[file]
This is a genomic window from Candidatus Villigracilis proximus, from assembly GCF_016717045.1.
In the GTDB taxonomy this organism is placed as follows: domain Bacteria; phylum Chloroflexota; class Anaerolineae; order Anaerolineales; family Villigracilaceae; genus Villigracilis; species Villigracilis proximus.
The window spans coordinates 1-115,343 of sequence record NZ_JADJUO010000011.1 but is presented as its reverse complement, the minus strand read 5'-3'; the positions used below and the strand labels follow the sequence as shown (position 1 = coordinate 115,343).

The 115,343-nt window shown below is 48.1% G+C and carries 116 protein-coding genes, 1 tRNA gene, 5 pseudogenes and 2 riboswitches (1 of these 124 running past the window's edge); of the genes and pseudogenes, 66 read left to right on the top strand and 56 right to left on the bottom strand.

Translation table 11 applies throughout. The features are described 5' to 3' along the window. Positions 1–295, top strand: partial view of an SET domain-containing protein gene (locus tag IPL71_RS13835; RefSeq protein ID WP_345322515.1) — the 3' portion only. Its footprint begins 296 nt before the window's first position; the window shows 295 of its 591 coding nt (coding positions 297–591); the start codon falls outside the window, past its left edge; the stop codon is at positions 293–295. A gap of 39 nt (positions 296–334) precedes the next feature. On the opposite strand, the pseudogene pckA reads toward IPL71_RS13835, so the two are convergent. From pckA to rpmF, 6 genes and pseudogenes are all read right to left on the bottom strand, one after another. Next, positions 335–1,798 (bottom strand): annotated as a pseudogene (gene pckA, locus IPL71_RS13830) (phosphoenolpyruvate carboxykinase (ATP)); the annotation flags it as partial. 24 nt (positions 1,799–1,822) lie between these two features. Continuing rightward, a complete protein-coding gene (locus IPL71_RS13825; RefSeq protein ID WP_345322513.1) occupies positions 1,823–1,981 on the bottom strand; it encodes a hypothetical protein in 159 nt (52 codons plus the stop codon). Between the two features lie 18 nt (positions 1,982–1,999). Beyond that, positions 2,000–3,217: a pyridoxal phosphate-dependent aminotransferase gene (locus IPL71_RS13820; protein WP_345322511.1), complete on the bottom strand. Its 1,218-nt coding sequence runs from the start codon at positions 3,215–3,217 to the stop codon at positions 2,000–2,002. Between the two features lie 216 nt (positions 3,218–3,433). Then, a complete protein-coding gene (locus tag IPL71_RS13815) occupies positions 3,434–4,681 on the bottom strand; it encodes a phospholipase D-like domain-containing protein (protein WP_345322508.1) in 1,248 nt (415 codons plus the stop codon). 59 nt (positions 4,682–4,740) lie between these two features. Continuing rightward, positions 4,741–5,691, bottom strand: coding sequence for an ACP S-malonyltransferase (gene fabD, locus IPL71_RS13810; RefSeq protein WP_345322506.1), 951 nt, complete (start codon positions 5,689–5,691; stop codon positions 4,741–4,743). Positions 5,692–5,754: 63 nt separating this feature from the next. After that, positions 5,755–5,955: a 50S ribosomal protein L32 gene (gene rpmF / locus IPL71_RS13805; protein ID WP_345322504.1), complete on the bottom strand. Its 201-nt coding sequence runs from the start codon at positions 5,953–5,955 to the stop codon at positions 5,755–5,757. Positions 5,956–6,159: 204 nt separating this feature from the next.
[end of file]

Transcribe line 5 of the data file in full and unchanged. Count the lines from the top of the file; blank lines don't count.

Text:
Translation table 11 applies throughout. The features are described 5' to 3' along the window. Positions 1–295, top strand: partial view of an SET domain-containing protein gene (locus tag IPL71_RS13835; RefSeq protein ID WP_345322515.1) — the 3' portion only. Its footprint begins 296 nt before the window's first position; the window shows 295 of its 591 coding nt (coding positions 297–591); the start codon falls outside the window, past its left edge; the stop codon is at positions 293–295. A gap of 39 nt (positions 296–334) precedes the next feature. On the opposite strand, the pseudogene pckA reads toward IPL71_RS13835, so the two are convergent. From pckA to rpmF, 6 genes and pseudogenes are all read right to left on the bottom strand, one after another. Next, positions 335–1,798 (bottom strand): annotated as a pseudogene (gene pckA, locus IPL71_RS13830) (phosphoenolpyruvate carboxykinase (ATP)); the annotation flags it as partial. 24 nt (positions 1,799–1,822) lie between these two features. Continuing rightward, a complete protein-coding gene (locus IPL71_RS13825; RefSeq protein ID WP_345322513.1) occupies positions 1,823–1,981 on the bottom strand; it encodes a hypothetical protein in 159 nt (52 codons plus the stop codon). Between the two features lie 18 nt (positions 1,982–1,999). Beyond that, positions 2,000–3,217: a pyridoxal phosphate-dependent aminotransferase gene (locus IPL71_RS13820; protein WP_345322511.1), complete on the bottom strand. Its 1,218-nt coding sequence runs from the start codon at positions 3,215–3,217 to the stop codon at positions 2,000–2,002. Between the two features lie 216 nt (positions 3,218–3,433). Then, a complete protein-coding gene (locus tag IPL71_RS13815) occupies positions 3,434–4,681 on the bottom strand; it encodes a phospholipase D-like domain-containing protein (protein WP_345322508.1) in 1,248 nt (415 codons plus the stop codon). 59 nt (positions 4,682–4,740) lie between these two features. Continuing rightward, positions 4,741–5,691, bottom strand: coding sequence for an ACP S-malonyltransferase (gene fabD, locus IPL71_RS13810; RefSeq protein WP_345322506.1), 951 nt, complete (start codon positions 5,689–5,691; stop codon positions 4,741–4,743). Positions 5,692–5,754: 63 nt separating this feature from the next. After that, positions 5,755–5,955: a 50S ribosomal protein L32 gene (gene rpmF / locus IPL71_RS13805; protein ID WP_345322504.1), complete on the bottom strand. Its 201-nt coding sequence runs from the start codon at positions 5,953–5,955 to the stop codon at positions 5,755–5,757. Positions 5,956–6,159: 204 nt separating this feature from the next.